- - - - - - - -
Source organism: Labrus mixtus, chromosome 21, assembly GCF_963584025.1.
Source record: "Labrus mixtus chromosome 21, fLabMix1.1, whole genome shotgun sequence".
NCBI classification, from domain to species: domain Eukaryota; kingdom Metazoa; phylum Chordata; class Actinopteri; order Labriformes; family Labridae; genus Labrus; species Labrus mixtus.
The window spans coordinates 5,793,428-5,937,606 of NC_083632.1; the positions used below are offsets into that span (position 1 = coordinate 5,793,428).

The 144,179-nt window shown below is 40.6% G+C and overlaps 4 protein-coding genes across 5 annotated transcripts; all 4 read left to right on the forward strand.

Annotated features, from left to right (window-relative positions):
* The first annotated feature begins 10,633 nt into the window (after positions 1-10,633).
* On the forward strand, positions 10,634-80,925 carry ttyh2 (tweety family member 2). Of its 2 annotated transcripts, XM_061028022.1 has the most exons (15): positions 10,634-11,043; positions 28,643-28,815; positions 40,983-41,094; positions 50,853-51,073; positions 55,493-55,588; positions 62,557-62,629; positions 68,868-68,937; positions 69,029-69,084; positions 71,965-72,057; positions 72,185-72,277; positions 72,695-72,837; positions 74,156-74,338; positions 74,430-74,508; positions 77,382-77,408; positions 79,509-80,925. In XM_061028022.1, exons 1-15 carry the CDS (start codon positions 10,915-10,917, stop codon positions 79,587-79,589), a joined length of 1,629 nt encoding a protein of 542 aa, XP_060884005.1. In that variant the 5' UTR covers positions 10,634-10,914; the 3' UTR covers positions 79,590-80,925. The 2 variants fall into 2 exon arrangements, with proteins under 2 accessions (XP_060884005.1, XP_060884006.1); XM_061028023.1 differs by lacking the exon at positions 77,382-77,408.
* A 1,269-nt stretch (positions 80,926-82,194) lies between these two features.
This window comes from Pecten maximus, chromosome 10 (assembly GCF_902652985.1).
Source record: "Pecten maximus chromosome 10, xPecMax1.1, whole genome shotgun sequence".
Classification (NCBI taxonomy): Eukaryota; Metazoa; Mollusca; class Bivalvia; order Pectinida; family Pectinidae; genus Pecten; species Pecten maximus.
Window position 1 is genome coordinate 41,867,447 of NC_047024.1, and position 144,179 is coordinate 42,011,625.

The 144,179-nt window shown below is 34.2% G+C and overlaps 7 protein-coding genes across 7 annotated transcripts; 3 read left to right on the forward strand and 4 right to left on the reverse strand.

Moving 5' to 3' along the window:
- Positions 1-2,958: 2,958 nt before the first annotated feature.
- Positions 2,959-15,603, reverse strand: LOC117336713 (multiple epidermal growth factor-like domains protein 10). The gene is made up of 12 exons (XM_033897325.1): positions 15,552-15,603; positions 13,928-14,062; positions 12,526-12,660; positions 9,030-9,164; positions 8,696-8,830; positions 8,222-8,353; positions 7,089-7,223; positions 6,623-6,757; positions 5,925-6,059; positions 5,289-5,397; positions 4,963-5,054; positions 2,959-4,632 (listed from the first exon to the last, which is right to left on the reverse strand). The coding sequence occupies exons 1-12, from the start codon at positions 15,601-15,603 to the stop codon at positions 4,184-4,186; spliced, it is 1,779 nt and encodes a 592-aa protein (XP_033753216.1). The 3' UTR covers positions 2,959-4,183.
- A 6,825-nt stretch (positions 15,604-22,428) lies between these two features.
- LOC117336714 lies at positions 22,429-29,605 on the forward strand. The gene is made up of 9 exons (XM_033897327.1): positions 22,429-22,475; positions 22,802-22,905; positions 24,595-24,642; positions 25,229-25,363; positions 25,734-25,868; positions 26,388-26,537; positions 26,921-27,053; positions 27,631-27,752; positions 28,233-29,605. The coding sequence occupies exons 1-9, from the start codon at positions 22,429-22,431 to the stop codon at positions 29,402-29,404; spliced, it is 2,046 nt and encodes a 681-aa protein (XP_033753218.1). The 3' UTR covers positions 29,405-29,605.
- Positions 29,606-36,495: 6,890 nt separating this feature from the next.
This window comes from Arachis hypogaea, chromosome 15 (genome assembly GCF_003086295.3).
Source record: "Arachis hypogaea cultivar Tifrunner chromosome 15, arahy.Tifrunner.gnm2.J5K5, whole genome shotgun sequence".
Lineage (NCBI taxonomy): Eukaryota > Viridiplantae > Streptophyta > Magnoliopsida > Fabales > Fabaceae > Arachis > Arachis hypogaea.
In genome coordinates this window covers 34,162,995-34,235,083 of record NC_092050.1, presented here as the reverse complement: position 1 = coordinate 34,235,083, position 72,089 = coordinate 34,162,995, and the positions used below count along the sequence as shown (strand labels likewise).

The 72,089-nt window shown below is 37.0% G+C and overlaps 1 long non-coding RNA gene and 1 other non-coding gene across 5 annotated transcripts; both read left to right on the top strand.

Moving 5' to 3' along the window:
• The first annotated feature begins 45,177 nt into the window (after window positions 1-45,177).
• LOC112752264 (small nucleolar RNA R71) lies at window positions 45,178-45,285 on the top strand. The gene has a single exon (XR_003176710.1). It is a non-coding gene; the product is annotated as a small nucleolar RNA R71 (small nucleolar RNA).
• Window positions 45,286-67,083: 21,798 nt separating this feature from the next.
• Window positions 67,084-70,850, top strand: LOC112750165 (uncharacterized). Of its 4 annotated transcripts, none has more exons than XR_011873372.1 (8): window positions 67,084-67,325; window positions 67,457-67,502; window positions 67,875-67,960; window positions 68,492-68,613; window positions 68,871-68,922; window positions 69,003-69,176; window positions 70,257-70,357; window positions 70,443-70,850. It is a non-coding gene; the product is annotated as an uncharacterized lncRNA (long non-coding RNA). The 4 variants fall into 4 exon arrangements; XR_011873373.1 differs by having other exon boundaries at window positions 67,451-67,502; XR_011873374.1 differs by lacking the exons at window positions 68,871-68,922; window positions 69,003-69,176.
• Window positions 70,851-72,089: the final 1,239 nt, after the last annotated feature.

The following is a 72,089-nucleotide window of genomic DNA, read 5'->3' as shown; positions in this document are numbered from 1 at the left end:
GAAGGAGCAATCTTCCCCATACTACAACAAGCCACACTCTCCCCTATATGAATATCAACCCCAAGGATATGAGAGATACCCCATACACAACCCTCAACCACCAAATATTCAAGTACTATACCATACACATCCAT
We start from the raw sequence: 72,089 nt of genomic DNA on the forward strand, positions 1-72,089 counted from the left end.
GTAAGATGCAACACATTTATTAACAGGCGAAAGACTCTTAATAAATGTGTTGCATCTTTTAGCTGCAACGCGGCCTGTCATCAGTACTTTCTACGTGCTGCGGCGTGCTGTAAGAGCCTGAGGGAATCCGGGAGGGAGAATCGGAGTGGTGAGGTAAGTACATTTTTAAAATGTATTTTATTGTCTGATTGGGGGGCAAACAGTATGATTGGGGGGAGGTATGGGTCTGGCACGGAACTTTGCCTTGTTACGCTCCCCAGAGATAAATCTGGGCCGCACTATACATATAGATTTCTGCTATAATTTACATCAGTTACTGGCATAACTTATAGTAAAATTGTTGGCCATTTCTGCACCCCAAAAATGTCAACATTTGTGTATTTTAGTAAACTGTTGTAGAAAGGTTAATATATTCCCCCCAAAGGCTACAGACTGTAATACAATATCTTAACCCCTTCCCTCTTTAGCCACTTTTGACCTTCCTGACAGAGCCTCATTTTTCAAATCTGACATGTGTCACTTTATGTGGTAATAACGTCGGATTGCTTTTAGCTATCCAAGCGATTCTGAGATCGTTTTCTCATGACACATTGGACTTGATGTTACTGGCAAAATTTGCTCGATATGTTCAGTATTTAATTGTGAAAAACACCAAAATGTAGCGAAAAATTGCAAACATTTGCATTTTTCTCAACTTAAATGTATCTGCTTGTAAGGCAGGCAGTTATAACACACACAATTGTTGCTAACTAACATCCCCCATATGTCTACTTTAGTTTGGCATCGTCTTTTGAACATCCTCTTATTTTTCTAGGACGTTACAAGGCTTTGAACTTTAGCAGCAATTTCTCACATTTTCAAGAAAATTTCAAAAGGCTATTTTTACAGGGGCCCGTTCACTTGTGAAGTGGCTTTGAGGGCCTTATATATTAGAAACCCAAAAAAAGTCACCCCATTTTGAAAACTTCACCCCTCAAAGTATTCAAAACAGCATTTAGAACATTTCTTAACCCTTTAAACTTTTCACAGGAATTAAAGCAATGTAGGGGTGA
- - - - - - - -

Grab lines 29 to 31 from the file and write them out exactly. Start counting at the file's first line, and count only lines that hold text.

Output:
• Window positions 45,286-67,083: 21,798 nt separating this feature from the next.
• Window positions 67,084-70,850, top strand: LOC112750165 (uncharacterized). Of its 4 annotated transcripts, none has more exons than XR_011873372.1 (8): window positions 67,084-67,325; window positions 67,457-67,502; window positions 67,875-67,960; window positions 68,492-68,613; window positions 68,871-68,922; window positions 69,003-69,176; window positions 70,257-70,357; window positions 70,443-70,850. It is a non-coding gene; the product is annotated as an uncharacterized lncRNA (long non-coding RNA). The 4 variants fall into 4 exon arrangements; XR_011873373.1 differs by having other exon boundaries at window positions 67,451-67,502; XR_011873374.1 differs by lacking the exons at window positions 68,871-68,922; window positions 69,003-69,176.
• Window positions 70,851-72,089: the final 1,239 nt, after the last annotated feature.